How To Treat PTSD
Receiving a post-traumatic stress disorder (PTSD) diagnosis can make you feel scared, helpless, ashamed, and confused. For veterans who have experienced active combat or other forms of trauma as a result of their service, it may seem difficult to believe that you’ll ever be able to recover and move on.
PTSD Treatment Options
However, with enough time and the right treatment and support, healing from PTSD is possible. To help you get started, we’ve outlined some of the interventions that are known to help mitigate or cure PTSD.
- Psychotherapy. Psychotherapy encompasses a broad range of different modalities that can be incorporated in PTSD treatment for veterans. These include:
- Cognitive Behavioral Therapy (CBT). CBT helps individuals recognize how their thoughts, feelings, and behaviors contribute to the outcomes in their lives. By cultivating an awareness of these patterns, individuals can work to change them, work through difficult experiences, and cultivate healthier reactions and coping skills.
- Exposure Therapy. Exposure therapy is a type of behavioral therapy in which the patient is (safely) reintroduced to the environment or situation that is the source of their trauma—for example, by re-imagining the experience or using virtual reality. This can help reduce fear and avoidance tendencies around traumatic events or memories.
- Eye Movement Desensitization and Reprocessing (EMDR) Therapy. In EMDR therapy, individuals engage in specific types of eye movements and/or bilateral stimulation while a therapist guides them in accessing traumatic memories. This treatment helps the brain reprocess the traumatic event, which can make the feelings around it more manageable.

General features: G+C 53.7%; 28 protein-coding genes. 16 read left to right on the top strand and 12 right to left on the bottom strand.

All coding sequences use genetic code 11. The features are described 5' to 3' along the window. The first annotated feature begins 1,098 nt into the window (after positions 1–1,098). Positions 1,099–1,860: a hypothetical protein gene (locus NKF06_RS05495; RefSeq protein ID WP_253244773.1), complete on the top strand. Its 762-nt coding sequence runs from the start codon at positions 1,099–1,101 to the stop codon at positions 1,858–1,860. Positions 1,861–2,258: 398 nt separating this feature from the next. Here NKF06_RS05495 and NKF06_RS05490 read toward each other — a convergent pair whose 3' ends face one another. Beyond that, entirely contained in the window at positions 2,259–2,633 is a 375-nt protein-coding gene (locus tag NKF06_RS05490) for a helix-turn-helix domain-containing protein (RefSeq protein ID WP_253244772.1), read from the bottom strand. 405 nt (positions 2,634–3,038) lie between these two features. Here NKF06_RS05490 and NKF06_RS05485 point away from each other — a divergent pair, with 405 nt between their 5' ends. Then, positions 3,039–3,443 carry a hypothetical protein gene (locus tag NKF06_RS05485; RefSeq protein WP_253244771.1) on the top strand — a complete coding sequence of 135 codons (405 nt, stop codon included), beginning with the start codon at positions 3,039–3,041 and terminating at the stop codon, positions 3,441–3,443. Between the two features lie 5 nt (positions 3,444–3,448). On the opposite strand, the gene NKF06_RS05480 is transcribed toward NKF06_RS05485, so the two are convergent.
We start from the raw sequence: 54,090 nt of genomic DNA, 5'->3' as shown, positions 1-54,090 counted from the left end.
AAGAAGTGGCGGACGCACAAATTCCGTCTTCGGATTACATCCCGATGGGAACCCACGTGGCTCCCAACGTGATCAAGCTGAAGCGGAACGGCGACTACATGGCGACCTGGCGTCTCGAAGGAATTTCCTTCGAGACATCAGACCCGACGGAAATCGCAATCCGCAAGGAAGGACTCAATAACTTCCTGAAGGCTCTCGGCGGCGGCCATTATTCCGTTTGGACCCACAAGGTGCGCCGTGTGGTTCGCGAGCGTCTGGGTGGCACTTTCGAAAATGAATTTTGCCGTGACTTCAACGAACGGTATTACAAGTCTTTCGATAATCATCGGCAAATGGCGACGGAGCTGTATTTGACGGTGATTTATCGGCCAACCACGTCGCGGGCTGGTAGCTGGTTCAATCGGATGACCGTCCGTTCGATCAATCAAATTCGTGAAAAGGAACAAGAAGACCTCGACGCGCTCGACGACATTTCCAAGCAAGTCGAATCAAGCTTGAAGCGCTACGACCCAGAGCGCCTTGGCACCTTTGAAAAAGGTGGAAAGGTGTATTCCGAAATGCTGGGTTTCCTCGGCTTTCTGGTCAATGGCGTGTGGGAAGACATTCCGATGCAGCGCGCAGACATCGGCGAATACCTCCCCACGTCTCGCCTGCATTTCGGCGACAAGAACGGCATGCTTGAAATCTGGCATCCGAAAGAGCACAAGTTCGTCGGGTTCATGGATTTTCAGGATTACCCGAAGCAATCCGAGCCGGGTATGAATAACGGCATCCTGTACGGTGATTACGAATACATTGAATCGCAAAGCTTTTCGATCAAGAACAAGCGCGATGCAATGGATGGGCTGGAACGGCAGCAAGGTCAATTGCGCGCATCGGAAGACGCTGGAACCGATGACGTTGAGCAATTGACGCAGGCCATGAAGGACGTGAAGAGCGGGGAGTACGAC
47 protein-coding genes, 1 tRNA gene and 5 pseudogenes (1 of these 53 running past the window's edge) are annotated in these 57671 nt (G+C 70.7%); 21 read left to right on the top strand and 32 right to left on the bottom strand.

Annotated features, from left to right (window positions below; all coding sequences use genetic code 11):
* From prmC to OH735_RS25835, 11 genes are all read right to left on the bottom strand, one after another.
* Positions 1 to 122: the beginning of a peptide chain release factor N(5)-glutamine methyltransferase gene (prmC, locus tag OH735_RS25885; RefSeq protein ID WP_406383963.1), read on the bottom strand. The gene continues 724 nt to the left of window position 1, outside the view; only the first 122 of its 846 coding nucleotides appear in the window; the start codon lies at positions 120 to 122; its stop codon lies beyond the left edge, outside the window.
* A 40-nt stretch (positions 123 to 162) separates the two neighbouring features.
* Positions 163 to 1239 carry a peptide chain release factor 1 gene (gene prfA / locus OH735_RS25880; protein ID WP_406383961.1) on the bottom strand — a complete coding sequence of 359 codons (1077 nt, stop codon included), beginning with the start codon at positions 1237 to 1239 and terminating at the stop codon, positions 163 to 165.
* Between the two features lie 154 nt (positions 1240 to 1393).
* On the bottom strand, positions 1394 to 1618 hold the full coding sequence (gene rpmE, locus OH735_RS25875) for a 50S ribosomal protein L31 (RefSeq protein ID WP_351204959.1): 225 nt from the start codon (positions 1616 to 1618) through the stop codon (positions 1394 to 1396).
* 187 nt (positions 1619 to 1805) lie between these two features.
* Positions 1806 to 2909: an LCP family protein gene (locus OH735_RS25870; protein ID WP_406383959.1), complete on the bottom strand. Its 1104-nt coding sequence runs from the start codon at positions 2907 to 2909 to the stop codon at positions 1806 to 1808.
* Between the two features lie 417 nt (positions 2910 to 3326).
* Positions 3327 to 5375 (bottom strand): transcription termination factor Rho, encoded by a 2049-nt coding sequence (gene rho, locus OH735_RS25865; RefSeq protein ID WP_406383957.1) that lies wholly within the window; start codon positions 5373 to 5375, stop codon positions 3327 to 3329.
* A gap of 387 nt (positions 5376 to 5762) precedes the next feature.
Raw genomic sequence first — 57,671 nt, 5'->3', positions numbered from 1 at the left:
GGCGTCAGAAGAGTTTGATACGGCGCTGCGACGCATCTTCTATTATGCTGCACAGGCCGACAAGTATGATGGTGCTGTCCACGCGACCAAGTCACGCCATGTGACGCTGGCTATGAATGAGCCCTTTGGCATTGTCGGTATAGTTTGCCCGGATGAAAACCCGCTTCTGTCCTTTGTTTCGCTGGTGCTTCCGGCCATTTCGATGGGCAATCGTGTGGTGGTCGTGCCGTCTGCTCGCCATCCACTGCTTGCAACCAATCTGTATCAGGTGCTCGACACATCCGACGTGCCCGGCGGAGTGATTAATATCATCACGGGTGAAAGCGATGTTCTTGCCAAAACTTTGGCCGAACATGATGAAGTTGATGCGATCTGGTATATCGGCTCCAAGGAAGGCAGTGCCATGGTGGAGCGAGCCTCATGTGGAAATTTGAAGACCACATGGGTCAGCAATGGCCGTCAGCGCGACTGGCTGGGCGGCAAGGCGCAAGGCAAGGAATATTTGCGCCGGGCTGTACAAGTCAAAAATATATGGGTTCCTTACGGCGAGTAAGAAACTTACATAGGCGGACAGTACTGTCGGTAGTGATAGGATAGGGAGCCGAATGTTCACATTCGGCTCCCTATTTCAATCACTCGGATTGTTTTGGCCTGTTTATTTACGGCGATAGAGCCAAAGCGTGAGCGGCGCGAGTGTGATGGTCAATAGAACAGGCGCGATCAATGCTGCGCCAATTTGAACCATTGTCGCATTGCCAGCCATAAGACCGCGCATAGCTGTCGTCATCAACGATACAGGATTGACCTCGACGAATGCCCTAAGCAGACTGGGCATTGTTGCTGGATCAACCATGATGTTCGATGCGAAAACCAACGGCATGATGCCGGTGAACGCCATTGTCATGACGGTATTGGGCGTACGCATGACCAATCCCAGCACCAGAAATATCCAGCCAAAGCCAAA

- Medication. In some cases, individuals may benefit from pharmacological help in handling the symptoms of PTSD. This might include antidepressants or anti-anxiety medications.
- lifestyle changes. While lifestyle changes alone aren’t always enough to treat PTSD, they can complement other types of therapy. Tactics such as practicing mindfulness, limiting or eliminating alcohol/drug use, engaging in regular exercise, connecting with friends and family, and getting enough sleep can improve your overall well-being and support your recovery process.
Note that the list above isn’t an exhaustive one, and determining the right treatment for you is best done with the help of a qualified doctor or mental health professional. However, familiarizing yourself with the options available can help you make informed choices about your recovery process.
National Veterans Homeless Support seeks to eliminate homelessness among veterans in Central Florida and nationwide. NVHS takes a proactive, intervention-based approach to homelessness by meeting homeless veterans where they are and helping them from there. Through programs like Search and Rescue Outreach, NVHS helps homeless veterans get the supplies they need to survive, connects them with support and resources, and helps them transition off the streets and into temporary or permanent housing. If you’re able, consider supporting our mission by donating or signing on as a volunteer.